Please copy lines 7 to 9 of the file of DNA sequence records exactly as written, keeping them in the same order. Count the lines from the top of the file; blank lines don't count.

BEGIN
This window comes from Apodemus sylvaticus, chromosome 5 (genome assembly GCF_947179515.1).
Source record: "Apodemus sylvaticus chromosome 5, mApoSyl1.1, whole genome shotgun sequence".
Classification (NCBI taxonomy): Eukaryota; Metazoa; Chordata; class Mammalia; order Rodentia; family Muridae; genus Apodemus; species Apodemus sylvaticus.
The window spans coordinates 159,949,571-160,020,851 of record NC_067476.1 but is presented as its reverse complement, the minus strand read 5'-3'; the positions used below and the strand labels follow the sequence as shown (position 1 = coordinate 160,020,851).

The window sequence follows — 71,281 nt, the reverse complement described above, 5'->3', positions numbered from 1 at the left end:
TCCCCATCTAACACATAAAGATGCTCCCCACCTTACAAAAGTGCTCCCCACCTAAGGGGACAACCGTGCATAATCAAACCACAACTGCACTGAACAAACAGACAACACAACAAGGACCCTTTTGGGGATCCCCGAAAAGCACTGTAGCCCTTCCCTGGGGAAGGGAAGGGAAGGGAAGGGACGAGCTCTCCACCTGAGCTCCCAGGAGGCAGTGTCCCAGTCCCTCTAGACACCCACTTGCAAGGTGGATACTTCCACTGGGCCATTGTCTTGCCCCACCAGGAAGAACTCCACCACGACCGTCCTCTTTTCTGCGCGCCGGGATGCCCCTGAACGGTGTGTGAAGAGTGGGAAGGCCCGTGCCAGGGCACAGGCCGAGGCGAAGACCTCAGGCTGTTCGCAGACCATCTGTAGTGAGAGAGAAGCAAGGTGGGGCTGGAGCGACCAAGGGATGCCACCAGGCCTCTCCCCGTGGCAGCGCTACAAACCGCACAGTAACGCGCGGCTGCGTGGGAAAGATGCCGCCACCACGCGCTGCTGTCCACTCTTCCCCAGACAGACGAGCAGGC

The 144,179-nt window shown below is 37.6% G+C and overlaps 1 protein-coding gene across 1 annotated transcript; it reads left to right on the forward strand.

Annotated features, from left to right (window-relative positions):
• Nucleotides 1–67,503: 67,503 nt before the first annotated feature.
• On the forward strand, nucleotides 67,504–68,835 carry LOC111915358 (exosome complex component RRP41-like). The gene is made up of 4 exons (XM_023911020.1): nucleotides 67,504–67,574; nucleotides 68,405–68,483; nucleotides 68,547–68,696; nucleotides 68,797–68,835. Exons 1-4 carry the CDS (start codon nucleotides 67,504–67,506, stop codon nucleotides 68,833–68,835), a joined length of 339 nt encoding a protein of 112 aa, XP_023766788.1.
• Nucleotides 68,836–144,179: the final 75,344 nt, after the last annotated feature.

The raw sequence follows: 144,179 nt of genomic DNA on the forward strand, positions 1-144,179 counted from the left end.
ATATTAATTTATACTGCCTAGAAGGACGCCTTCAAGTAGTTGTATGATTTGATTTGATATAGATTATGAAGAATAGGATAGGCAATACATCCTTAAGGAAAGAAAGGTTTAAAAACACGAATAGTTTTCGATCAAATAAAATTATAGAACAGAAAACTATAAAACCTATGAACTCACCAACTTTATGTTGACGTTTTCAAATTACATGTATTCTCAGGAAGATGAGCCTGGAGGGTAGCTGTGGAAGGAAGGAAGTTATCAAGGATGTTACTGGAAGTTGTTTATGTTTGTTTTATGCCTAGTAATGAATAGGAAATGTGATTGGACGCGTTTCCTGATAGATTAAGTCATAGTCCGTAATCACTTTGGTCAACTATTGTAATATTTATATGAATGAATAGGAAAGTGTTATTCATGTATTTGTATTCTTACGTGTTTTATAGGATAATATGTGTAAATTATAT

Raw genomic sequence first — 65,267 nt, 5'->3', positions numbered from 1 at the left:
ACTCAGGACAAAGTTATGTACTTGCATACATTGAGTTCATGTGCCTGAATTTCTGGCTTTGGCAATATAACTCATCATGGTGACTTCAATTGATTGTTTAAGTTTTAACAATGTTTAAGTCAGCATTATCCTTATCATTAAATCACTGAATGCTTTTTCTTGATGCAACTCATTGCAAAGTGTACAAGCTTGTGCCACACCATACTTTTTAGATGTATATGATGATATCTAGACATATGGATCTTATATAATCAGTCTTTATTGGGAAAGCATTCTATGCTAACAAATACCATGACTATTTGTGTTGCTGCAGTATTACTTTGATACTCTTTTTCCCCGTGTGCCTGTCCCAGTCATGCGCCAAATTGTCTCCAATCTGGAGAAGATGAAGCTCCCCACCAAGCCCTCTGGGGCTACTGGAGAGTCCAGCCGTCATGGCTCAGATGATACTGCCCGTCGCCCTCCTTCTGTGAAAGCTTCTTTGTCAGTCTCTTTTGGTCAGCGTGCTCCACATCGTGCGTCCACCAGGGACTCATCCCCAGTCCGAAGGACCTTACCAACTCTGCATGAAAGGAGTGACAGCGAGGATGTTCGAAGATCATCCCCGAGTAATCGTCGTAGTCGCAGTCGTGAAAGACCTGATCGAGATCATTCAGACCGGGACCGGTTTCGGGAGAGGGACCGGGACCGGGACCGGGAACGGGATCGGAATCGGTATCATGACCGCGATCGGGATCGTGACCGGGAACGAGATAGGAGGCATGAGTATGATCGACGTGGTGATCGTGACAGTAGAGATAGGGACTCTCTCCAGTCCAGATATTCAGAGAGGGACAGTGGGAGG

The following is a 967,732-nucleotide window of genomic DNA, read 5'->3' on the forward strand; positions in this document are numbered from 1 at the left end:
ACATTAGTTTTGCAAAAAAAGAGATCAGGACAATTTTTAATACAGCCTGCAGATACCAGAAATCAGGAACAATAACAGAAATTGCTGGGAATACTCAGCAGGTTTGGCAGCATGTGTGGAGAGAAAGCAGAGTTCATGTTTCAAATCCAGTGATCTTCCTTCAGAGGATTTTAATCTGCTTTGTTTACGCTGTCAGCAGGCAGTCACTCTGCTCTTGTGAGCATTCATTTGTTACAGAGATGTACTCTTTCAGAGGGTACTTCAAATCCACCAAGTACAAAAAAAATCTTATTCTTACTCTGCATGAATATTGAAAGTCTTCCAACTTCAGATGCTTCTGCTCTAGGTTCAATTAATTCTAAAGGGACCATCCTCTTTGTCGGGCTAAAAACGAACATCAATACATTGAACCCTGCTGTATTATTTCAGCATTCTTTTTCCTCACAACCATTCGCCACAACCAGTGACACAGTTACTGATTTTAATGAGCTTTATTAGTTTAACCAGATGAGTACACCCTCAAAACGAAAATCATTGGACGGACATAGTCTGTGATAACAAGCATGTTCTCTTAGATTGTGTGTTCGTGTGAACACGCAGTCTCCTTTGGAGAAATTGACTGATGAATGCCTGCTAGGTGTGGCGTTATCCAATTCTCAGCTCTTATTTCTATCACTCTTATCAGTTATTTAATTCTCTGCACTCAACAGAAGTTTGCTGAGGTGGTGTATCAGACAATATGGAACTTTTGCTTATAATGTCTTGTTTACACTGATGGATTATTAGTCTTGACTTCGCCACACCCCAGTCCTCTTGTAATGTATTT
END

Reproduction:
The 144,179-nt window shown below is 37.6% G+C and overlaps 1 protein-coding gene across 1 annotated transcript; it reads left to right on the forward strand.

Annotated features, from left to right (window-relative positions):
• Nucleotides 1–67,503: 67,503 nt before the first annotated feature.